Gender, class and rurality: Australian case studies
The interrelationship between gender and class in rural spaces has received little attention. While rural scholars have focused on the implications for class from processes of gentrification and agricultural and rural restructuring, these analyses have remained largely ungendered. Similarly, feminist rural studies have rarely explored subjectivity as gendered and classed. This paper contributes to rural theories of class and gender by drawing on the work of contemporary feminist class theorists to explore class as gendered and inscribed through personal memory, community narrative and through everyday values and interactions associated with work, leisure and family. To explore intersections of gender, class and rurality, the article draws on data from interviews from two separate Australian studies of farming families. Narratives highlighted the ambiguity of class, the gendered and classed nature of voluntary organisations in rural spaces, and moral values and signifiers associated with what it is to be a 'good' farmer and a 'good' community member. The data indicate how values of moral worth are gendered and classed and inscribed on farming women and men. This qualitative examination of gender and class in rural spaces draws attention to class as being more than a ranking on an occupational scale, property ownership or degrees of engagement in consumption. Rather, it reveals class as emotionally inscribed in ways that are gendered, economic and moral, and represented through symbolic signifiers and cultural narratives.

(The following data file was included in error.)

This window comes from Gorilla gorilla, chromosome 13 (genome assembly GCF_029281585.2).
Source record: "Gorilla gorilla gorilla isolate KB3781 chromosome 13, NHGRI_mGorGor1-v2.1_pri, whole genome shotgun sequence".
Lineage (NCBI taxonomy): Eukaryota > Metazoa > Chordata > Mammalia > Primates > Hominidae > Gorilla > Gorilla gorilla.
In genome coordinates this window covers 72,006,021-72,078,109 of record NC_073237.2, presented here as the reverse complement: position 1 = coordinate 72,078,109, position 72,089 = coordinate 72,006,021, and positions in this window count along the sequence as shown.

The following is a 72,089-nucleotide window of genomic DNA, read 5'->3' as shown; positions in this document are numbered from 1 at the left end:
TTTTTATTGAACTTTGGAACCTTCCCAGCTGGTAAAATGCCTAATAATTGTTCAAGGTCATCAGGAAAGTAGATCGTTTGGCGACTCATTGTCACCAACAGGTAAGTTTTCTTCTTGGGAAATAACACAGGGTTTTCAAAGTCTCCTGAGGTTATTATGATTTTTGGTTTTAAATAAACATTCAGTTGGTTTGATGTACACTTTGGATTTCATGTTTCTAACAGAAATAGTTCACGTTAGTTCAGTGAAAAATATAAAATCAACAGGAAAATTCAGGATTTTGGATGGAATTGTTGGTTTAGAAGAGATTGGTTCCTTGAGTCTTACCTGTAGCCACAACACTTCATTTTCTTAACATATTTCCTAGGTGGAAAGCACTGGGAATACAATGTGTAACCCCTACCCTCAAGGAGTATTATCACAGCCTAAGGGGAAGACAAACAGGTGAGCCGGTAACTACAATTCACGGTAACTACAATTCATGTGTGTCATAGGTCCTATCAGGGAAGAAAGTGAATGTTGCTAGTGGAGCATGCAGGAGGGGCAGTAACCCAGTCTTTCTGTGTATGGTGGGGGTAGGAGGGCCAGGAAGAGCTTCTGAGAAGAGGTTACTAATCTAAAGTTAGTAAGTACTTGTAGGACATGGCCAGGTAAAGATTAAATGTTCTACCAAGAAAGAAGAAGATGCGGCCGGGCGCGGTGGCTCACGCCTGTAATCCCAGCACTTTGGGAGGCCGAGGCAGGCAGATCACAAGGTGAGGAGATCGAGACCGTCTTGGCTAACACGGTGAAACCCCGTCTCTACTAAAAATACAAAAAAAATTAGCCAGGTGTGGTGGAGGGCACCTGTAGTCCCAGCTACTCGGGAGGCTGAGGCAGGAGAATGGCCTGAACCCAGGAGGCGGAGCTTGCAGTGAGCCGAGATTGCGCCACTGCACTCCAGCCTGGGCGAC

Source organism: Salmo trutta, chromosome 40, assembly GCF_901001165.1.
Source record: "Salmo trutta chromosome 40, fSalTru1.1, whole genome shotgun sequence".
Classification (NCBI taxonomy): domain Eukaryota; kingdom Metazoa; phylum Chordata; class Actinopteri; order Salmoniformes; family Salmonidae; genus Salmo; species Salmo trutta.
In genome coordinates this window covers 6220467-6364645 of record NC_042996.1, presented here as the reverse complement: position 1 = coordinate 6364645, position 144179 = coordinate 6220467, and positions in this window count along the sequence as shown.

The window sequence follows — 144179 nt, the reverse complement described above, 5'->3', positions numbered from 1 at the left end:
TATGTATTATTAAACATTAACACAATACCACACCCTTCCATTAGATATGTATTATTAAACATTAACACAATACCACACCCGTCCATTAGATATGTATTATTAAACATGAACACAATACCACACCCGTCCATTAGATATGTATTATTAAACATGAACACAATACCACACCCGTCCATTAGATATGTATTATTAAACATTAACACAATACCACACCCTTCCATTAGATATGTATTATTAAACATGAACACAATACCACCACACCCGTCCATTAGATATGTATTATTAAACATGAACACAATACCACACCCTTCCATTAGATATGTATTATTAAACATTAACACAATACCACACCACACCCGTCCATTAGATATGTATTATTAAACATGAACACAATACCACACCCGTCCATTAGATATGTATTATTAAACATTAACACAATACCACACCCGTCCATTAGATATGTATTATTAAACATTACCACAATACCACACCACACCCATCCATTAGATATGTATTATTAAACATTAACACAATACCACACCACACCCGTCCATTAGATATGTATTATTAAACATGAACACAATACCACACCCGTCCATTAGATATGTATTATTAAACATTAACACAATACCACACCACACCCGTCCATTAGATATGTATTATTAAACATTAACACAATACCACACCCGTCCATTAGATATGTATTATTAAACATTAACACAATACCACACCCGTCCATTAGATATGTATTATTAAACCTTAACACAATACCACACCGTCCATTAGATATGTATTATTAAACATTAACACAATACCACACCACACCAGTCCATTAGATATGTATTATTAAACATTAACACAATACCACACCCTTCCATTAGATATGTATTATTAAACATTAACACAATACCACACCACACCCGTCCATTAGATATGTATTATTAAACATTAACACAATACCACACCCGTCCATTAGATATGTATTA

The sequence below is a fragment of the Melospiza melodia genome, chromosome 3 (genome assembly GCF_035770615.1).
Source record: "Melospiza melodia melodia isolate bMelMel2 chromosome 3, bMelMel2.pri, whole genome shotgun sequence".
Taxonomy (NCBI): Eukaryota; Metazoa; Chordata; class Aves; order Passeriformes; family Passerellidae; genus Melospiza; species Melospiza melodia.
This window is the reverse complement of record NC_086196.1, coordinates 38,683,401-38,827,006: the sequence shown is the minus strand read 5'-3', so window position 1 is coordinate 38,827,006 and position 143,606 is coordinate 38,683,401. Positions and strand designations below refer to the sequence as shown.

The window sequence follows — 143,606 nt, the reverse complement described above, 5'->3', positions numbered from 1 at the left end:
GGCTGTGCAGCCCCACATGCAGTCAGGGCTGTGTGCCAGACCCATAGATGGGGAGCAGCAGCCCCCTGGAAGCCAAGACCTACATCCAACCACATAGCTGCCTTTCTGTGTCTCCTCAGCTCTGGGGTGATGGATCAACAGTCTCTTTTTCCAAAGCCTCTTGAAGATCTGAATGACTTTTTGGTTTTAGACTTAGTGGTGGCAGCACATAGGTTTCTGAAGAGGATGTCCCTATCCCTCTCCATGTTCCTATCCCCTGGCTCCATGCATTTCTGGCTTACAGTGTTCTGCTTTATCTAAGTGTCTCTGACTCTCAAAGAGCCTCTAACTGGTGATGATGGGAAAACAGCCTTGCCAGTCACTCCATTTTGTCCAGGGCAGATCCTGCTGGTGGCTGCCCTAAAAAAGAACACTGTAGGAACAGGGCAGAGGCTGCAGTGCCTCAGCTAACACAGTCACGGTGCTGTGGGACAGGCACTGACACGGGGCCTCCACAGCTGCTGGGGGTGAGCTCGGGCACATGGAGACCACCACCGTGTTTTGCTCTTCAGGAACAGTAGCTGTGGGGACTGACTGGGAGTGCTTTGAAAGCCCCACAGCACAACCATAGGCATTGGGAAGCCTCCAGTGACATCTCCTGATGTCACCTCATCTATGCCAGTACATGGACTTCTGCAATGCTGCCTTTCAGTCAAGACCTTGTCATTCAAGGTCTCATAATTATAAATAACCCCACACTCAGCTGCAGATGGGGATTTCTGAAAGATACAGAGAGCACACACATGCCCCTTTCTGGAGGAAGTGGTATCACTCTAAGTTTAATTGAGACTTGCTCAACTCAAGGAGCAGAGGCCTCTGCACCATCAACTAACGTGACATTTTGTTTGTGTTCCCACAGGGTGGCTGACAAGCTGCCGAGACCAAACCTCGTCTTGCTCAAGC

Journal of Rural Studies
Urban and Regional Planning not elsewhere classified